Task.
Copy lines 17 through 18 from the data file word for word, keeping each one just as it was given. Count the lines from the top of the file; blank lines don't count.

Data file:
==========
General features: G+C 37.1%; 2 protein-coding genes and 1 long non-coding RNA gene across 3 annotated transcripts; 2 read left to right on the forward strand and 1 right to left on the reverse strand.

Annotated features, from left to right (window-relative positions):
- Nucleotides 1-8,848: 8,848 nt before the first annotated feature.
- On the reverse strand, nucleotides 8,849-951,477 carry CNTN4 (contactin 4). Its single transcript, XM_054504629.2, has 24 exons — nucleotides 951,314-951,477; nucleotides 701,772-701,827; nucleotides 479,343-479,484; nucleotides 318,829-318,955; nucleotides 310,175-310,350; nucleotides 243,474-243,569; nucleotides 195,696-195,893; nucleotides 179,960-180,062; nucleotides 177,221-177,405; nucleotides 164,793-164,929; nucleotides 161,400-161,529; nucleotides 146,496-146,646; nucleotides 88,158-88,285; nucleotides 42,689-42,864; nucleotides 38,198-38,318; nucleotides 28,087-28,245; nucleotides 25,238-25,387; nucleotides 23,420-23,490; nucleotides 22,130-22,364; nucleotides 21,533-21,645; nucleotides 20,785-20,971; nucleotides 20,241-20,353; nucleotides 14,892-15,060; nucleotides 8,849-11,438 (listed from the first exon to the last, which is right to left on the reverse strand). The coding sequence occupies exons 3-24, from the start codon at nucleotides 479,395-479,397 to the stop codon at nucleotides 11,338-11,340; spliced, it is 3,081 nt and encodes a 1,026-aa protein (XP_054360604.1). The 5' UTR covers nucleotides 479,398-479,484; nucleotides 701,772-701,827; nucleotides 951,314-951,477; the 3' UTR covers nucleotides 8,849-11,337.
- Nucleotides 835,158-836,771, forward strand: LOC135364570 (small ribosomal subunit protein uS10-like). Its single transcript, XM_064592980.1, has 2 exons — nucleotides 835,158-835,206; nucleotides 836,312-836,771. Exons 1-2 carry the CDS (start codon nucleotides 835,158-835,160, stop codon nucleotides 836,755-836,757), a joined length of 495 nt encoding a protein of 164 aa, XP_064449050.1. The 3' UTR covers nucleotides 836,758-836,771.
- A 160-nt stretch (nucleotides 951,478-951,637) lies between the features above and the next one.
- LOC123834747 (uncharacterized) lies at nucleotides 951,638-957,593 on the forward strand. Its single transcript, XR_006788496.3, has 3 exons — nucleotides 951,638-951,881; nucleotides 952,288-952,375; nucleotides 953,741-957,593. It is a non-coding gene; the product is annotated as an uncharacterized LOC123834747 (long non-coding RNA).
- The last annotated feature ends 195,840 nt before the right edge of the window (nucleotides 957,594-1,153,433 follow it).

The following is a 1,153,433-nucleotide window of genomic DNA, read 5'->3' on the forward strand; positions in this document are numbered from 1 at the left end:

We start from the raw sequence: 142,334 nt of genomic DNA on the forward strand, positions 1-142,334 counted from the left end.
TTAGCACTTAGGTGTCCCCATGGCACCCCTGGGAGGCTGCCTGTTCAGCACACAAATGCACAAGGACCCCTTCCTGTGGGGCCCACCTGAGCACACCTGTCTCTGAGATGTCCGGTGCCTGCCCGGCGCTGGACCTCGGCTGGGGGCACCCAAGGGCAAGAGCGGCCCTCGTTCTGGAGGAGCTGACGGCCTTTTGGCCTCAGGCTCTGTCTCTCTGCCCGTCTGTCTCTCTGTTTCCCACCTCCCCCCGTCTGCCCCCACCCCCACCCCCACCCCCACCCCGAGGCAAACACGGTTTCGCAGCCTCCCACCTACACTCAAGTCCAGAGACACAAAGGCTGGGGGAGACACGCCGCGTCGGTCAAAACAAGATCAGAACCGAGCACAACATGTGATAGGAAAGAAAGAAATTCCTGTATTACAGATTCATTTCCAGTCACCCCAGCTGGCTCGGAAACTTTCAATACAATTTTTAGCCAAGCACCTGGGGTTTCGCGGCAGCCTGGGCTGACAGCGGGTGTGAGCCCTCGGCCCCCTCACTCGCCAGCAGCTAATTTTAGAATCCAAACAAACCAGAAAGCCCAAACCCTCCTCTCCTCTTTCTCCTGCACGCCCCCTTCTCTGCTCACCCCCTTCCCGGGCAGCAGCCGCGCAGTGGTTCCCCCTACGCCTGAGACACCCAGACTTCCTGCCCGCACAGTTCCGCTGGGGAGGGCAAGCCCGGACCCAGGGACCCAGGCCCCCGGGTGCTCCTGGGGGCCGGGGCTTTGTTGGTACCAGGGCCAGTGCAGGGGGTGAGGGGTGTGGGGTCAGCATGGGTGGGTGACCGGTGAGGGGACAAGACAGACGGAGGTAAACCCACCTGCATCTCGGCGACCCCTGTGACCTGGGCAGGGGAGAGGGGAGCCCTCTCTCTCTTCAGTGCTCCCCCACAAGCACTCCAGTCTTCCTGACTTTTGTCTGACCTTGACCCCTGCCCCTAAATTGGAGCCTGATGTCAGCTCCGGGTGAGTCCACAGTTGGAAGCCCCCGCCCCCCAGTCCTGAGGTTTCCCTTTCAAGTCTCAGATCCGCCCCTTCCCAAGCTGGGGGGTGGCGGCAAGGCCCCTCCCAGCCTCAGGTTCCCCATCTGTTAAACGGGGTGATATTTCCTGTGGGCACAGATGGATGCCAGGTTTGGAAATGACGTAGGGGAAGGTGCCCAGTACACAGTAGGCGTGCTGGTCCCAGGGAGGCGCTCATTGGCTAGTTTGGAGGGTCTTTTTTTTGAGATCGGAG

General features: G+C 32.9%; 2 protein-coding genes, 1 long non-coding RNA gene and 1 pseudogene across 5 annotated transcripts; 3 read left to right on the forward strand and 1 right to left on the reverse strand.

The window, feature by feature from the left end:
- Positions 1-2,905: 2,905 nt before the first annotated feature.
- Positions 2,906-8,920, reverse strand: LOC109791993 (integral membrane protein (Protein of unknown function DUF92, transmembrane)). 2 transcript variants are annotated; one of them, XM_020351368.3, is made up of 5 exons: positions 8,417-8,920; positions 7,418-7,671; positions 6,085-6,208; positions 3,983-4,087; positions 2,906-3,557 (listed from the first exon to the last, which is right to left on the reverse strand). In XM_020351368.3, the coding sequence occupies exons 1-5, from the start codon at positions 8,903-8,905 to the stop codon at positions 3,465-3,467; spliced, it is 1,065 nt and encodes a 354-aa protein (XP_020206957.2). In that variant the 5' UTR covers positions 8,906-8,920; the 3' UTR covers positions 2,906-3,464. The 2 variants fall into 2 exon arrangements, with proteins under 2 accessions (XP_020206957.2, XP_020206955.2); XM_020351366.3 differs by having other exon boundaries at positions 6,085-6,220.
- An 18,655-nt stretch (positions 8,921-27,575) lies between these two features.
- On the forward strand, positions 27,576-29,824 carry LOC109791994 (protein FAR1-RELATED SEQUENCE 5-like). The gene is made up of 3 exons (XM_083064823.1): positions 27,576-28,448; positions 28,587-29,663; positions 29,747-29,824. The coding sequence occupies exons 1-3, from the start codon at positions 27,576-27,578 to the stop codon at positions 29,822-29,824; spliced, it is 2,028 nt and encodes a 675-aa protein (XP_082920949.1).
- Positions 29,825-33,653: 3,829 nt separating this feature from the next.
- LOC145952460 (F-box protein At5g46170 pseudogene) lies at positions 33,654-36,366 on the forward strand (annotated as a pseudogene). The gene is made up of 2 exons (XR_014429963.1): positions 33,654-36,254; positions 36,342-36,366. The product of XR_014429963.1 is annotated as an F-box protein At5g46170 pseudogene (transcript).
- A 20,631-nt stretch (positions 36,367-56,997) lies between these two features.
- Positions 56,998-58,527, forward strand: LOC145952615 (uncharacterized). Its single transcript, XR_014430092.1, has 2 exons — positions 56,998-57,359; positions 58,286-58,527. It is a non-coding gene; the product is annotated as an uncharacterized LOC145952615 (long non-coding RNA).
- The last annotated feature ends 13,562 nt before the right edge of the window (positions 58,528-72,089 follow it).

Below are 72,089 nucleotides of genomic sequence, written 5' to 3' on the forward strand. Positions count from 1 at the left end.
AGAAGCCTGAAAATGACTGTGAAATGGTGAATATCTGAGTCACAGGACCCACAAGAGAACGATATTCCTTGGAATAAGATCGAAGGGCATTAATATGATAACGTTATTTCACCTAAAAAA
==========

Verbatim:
- On the forward strand, positions 27,576-29,824 carry LOC109791994 (protein FAR1-RELATED SEQUENCE 5-like). The gene is made up of 3 exons (XM_083064823.1): positions 27,576-28,448; positions 28,587-29,663; positions 29,747-29,824. The coding sequence occupies exons 1-3, from the start codon at positions 27,576-27,578 to the stop codon at positions 29,822-29,824; spliced, it is 2,028 nt and encodes a 675-aa protein (XP_082920949.1).
- Positions 29,825-33,653: 3,829 nt separating this feature from the next.